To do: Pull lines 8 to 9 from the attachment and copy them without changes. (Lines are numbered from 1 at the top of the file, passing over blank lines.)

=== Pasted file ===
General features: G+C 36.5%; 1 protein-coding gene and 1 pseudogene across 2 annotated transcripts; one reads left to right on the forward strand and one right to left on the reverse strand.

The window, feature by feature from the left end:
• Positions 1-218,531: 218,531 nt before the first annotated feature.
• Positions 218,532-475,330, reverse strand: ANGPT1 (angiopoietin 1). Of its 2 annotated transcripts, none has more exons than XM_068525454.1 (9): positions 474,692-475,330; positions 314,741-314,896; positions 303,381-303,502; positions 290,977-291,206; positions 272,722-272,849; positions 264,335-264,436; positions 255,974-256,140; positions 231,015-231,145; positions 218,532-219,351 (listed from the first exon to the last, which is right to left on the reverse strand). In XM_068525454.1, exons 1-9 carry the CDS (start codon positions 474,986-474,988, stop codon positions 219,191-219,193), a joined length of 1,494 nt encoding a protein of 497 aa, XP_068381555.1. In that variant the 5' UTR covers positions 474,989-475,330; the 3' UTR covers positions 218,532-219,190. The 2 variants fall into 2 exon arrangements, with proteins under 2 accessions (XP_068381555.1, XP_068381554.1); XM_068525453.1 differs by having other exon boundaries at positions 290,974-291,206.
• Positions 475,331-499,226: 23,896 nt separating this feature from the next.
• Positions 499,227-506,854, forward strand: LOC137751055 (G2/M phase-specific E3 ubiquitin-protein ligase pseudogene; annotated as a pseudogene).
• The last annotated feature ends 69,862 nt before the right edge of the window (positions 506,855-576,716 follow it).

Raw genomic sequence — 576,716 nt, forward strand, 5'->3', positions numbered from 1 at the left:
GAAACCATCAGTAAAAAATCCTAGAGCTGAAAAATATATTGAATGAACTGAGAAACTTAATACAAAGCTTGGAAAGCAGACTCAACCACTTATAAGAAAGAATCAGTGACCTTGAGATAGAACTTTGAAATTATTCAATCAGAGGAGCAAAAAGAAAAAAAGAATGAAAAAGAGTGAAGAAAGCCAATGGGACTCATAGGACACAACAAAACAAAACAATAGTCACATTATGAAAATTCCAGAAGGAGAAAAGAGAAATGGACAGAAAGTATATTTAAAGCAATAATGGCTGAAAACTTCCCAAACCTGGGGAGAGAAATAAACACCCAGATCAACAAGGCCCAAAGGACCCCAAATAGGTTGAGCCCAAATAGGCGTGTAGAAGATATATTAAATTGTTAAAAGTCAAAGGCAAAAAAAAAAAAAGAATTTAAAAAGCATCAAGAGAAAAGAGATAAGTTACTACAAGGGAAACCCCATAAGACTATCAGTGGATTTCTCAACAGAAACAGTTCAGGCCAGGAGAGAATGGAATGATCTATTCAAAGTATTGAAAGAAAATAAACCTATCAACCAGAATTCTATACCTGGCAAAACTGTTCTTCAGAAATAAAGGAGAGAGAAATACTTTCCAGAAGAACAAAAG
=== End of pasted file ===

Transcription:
Raw genomic sequence — 576,716 nt, forward strand, 5'->3', positions numbered from 1 at the left:
GAAACCATCAGTAAAAAATCCTAGAGCTGAAAAATATATTGAATGAACTGAGAAACTTAATACAAAGCTTGGAAAGCAGACTCAACCACTTATAAGAAAGAATCAGTGACCTTGAGATAGAACTTTGAAATTATTCAATCAGAGGAGCAAAAAGAAAAAAAGAATGAAAAAGAGTGAAGAAAGCCAATGGGACTCATAGGACACAACAAAACAAAACAATAGTCACATTATGAAAATTCCAGAAGGAGAAAAGAGAAATGGACAGAAAGTATATTTAAAGCAATAATGGCTGAAAACTTCCCAAACCTGGGGAGAGAAATAAACACCCAGATCAACAAGGCCCAAAGGACCCCAAATAGGTTGAGCCCAAATAGGCGTGTAGAAGATATATTAAATTGTTAAAAGTCAAAGGCAAAAAAAAAAAAAGAATTTAAAAAGCATCAAGAGAAAAGAGATAAGTTACTACAAGGGAAACCCCATAAGACTATCAGTGGATTTCTCAACAGAAACAGTTCAGGCCAGGAGAGAATGGAATGATCTATTCAAAGTATTGAAAGAAAATAAACCTATCAACCAGAATTCTATACCTGGCAAAACTGTTCTTCAGAAATAAAGGAGAGAGAAATACTTTCCAGAAGAACAAAAG